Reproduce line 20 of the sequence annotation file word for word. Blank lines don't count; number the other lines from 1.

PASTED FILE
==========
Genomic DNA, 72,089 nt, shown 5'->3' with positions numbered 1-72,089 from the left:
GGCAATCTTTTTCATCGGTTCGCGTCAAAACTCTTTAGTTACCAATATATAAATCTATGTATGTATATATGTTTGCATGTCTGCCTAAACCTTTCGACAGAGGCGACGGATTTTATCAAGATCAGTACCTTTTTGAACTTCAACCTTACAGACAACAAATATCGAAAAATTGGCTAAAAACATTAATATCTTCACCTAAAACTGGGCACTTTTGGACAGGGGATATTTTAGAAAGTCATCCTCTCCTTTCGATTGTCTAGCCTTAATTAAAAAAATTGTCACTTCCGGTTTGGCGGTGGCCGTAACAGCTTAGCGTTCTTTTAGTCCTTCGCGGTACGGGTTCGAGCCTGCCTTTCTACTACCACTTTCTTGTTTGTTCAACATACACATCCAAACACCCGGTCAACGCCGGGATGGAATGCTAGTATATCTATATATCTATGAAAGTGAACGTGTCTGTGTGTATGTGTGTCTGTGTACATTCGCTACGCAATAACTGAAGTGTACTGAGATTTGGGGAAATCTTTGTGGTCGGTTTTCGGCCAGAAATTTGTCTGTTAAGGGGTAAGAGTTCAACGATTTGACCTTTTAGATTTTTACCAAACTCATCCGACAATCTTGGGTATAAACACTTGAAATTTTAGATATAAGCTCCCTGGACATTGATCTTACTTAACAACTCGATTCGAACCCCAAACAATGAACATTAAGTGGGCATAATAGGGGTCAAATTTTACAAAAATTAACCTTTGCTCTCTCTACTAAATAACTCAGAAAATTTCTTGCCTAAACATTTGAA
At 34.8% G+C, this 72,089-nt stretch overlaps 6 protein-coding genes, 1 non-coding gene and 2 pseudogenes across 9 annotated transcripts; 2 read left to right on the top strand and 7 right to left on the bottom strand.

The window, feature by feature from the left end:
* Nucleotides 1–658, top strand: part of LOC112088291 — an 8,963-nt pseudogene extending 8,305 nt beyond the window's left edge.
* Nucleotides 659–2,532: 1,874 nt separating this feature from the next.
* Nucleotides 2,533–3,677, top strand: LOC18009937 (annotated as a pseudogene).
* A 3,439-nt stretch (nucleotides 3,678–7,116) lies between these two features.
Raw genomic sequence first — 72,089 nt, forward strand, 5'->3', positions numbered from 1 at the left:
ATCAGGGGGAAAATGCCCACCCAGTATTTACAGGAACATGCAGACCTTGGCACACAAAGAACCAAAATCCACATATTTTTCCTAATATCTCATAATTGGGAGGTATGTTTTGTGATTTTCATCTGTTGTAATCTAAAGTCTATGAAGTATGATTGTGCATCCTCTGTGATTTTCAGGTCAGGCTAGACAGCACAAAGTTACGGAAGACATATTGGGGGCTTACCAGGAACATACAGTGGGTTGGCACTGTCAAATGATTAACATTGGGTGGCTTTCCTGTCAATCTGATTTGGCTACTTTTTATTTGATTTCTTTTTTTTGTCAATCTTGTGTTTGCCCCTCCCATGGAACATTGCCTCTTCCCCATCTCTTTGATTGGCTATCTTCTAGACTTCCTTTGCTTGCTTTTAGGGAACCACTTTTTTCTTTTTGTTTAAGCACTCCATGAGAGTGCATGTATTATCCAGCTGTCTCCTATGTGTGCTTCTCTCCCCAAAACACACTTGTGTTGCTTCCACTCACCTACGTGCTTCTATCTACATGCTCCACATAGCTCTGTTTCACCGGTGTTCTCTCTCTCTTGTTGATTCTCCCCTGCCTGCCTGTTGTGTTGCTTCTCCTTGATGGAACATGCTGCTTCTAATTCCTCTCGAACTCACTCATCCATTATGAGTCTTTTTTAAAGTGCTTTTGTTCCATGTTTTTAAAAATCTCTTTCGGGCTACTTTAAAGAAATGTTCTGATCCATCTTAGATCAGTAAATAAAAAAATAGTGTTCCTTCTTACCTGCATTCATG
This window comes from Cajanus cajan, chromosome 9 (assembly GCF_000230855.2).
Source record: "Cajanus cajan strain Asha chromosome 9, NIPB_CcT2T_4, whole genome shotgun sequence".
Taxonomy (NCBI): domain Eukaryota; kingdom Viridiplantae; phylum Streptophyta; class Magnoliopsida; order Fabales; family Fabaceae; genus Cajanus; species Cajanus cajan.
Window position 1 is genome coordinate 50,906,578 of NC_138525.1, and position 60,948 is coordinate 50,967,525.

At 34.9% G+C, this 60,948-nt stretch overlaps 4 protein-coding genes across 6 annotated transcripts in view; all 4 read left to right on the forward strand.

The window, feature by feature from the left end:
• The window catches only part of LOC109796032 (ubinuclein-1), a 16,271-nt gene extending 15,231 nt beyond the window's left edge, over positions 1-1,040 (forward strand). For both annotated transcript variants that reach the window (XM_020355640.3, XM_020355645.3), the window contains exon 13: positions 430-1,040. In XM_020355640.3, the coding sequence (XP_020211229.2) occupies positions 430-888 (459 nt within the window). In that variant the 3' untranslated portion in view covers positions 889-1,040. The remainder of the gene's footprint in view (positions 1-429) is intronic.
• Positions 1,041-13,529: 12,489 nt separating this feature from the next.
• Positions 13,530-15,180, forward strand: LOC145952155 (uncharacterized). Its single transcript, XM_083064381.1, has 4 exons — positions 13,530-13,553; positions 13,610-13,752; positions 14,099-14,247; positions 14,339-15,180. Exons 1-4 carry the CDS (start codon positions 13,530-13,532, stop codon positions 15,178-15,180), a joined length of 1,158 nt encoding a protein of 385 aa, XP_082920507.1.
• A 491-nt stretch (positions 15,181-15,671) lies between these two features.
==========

• A 491-nt stretch (positions 15,181-15,671) lies between these two features.